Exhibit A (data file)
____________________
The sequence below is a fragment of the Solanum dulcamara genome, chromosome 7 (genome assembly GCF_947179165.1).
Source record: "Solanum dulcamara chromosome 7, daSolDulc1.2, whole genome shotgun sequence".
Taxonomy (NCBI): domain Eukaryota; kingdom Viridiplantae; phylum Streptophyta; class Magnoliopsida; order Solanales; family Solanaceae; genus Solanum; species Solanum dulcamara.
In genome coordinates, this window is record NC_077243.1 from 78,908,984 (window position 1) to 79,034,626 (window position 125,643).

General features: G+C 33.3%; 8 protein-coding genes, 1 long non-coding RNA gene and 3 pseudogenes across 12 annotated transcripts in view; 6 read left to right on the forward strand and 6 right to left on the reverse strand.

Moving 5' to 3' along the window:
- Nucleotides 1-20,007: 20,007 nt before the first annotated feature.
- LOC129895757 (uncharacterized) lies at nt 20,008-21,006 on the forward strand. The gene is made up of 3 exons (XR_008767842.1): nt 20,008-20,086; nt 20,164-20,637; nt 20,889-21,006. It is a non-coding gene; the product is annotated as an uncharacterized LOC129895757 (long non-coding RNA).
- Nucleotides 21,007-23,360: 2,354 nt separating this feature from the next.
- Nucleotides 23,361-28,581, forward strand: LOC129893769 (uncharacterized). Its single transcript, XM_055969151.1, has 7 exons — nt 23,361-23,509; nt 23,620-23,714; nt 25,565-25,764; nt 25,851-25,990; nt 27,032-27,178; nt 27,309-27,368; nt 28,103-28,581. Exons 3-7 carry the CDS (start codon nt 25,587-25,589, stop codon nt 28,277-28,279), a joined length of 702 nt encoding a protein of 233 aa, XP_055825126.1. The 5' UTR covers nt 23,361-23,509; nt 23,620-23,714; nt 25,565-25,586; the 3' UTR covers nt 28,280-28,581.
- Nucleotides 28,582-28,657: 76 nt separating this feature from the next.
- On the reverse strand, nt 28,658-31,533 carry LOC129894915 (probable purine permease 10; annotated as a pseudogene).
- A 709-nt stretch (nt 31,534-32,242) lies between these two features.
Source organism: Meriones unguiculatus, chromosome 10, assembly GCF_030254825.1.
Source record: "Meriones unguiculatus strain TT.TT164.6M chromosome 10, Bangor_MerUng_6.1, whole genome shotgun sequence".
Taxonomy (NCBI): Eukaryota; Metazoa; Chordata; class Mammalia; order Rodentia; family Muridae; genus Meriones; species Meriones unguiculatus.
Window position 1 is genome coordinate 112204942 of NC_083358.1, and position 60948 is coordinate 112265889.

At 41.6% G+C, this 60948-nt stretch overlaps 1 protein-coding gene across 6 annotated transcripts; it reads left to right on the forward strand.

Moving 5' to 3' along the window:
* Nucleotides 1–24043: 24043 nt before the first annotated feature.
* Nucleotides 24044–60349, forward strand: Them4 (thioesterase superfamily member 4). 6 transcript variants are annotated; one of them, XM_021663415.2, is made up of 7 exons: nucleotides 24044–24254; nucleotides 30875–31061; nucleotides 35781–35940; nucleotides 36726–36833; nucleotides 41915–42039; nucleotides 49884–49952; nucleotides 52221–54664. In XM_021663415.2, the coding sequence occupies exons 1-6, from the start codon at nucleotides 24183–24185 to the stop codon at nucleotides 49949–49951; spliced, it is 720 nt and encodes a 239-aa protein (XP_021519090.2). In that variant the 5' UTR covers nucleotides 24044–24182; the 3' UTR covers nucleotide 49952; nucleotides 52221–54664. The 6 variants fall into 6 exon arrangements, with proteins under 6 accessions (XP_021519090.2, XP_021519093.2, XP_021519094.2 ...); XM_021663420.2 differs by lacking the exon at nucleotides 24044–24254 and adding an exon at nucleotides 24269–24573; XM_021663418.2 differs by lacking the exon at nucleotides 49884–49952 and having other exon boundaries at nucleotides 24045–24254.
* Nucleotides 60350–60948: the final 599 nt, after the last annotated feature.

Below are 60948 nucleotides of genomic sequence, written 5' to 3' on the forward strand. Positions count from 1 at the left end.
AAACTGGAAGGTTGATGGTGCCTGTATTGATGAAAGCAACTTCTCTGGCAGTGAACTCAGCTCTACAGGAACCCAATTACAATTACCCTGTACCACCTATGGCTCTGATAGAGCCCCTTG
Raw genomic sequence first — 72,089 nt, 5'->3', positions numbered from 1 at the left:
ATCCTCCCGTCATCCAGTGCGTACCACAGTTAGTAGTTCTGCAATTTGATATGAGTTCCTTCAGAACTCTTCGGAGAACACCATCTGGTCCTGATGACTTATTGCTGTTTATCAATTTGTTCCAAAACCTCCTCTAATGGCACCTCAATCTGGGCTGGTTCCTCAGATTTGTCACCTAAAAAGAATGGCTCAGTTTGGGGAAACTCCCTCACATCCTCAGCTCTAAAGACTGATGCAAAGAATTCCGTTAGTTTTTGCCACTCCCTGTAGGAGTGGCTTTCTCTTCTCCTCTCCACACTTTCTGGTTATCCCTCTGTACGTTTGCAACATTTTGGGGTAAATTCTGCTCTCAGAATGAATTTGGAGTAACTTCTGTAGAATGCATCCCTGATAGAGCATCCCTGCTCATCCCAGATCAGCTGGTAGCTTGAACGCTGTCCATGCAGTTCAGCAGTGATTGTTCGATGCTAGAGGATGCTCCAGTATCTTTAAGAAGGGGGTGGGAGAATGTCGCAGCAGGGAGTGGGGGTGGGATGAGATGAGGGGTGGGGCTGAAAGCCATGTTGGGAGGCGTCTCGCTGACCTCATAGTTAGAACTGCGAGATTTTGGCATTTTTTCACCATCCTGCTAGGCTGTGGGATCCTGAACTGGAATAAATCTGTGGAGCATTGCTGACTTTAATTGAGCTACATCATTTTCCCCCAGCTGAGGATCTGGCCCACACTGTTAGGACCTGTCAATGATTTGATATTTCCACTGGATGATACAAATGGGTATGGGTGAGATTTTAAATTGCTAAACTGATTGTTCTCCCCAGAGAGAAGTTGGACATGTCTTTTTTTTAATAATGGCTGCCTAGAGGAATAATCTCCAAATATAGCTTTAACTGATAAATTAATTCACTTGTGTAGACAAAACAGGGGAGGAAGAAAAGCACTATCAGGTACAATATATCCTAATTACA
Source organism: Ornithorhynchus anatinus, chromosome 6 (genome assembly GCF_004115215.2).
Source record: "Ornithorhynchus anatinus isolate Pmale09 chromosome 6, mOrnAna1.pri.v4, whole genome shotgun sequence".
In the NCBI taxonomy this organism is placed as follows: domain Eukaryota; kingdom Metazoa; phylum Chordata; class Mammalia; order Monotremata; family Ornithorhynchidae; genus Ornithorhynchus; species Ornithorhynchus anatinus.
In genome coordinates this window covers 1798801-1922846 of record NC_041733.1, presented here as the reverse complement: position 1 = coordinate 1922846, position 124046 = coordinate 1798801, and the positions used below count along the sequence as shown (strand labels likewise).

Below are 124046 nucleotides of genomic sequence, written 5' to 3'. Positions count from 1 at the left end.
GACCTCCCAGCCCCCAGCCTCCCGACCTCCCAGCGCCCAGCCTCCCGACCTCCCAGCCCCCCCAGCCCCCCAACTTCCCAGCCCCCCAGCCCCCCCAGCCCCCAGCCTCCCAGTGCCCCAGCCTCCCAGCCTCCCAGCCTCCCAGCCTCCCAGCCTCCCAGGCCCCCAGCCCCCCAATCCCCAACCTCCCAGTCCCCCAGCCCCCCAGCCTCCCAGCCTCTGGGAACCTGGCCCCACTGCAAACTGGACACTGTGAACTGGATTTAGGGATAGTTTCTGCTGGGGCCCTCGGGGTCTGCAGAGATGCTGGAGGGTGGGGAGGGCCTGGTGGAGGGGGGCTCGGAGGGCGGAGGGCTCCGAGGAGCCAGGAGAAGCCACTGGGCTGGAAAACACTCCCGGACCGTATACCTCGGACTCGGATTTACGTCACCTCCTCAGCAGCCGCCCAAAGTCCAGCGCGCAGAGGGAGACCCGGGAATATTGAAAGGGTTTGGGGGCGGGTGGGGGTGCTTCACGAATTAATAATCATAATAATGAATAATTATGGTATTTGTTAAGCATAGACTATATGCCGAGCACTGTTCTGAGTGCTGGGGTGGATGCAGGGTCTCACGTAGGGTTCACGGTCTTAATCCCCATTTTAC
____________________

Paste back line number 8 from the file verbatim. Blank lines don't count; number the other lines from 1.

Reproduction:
- LOC129895757 (uncharacterized) lies at nt 20,008-21,006 on the forward strand. The gene is made up of 3 exons (XR_008767842.1): nt 20,008-20,086; nt 20,164-20,637; nt 20,889-21,006. It is a non-coding gene; the product is annotated as an uncharacterized LOC129895757 (long non-coding RNA).